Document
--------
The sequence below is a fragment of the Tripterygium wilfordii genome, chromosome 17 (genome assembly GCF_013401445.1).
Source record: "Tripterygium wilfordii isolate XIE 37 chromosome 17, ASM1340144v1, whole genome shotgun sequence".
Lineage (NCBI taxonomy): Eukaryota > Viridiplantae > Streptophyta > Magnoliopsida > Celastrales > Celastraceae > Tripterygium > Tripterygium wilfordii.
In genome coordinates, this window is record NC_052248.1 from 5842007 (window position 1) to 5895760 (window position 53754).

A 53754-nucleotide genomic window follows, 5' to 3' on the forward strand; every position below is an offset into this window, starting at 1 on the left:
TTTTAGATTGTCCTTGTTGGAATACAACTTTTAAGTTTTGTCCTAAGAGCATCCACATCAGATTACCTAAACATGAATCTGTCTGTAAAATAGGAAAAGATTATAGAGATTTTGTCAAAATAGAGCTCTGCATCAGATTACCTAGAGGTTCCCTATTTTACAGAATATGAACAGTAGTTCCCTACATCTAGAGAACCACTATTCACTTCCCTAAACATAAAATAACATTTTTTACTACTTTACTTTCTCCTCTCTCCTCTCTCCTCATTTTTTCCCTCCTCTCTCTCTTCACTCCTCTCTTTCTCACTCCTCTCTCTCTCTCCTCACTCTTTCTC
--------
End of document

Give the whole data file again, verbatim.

The sequence below is a fragment of the Tripterygium wilfordii genome, chromosome 17 (genome assembly GCF_013401445.1).
Source record: "Tripterygium wilfordii isolate XIE 37 chromosome 17, ASM1340144v1, whole genome shotgun sequence".
Lineage (NCBI taxonomy): Eukaryota > Viridiplantae > Streptophyta > Magnoliopsida > Celastrales > Celastraceae > Tripterygium > Tripterygium wilfordii.
In genome coordinates, this window is record NC_052248.1 from 5842007 (window position 1) to 5895760 (window position 53754).

A 53754-nucleotide genomic window follows, 5' to 3' on the forward strand; every position below is an offset into this window, starting at 1 on the left:
TTTTAGATTGTCCTTGTTGGAATACAACTTTTAAGTTTTGTCCTAAGAGCATCCACATCAGATTACCTAAACATGAATCTGTCTGTAAAATAGGAAAAGATTATAGAGATTTTGTCAAAATAGAGCTCTGCATCAGATTACCTAGAGGTTCCCTATTTTACAGAATATGAACAGTAGTTCCCTACATCTAGAGAACCACTATTCACTTCCCTAAACATAAAATAACATTTTTTACTACTTTACTTTCTCCTCTCTCCTCTCTCCTCATTTTTTCCCTCCTCTCTCTCTTCACTCCTCTCTTTCTCACTCCTCTCTCTCTCTCCTCACTCTTTCTC